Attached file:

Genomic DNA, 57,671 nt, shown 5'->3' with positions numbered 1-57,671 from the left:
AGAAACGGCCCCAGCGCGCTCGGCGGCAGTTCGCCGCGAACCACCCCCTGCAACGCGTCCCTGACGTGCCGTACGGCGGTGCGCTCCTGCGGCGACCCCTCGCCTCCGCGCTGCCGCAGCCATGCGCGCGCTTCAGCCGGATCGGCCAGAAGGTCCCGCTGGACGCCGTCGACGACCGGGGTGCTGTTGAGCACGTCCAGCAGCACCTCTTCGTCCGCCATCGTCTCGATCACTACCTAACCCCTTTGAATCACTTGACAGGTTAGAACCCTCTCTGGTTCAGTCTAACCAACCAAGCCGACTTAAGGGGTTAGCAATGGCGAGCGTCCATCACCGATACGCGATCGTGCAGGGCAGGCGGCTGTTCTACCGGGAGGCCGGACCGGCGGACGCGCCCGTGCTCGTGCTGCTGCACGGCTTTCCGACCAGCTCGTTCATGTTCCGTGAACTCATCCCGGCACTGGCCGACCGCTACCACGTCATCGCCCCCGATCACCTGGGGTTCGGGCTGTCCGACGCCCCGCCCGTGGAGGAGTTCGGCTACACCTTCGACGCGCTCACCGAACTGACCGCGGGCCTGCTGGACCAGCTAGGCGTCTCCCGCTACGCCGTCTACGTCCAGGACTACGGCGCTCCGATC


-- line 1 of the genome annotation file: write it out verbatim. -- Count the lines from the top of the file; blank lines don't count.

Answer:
Genomic DNA, 57,671 nt, shown 5'->3' with positions numbered 1-57,671 from the left: